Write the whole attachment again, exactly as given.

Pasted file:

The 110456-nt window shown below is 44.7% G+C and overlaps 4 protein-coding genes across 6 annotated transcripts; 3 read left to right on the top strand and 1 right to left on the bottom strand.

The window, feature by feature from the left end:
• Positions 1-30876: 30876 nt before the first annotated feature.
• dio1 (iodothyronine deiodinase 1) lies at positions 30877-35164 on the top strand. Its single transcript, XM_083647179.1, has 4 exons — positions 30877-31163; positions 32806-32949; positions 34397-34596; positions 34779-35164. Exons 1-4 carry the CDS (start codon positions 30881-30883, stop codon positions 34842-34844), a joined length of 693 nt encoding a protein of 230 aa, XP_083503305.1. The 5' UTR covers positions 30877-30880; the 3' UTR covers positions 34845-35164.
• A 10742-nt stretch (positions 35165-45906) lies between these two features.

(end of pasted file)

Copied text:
The 110456-nt window shown below is 44.7% G+C and overlaps 4 protein-coding genes across 6 annotated transcripts; 3 read left to right on the top strand and 1 right to left on the bottom strand.

The window, feature by feature from the left end:
• Positions 1-30876: 30876 nt before the first annotated feature.
• dio1 (iodothyronine deiodinase 1) lies at positions 30877-35164 on the top strand. Its single transcript, XM_083647179.1, has 4 exons — positions 30877-31163; positions 32806-32949; positions 34397-34596; positions 34779-35164. Exons 1-4 carry the CDS (start codon positions 30881-30883, stop codon positions 34842-34844), a joined length of 693 nt encoding a protein of 230 aa, XP_083503305.1. The 5' UTR covers positions 30877-30880; the 3' UTR covers positions 34845-35164.
• A 10742-nt stretch (positions 35165-45906) lies between these two features.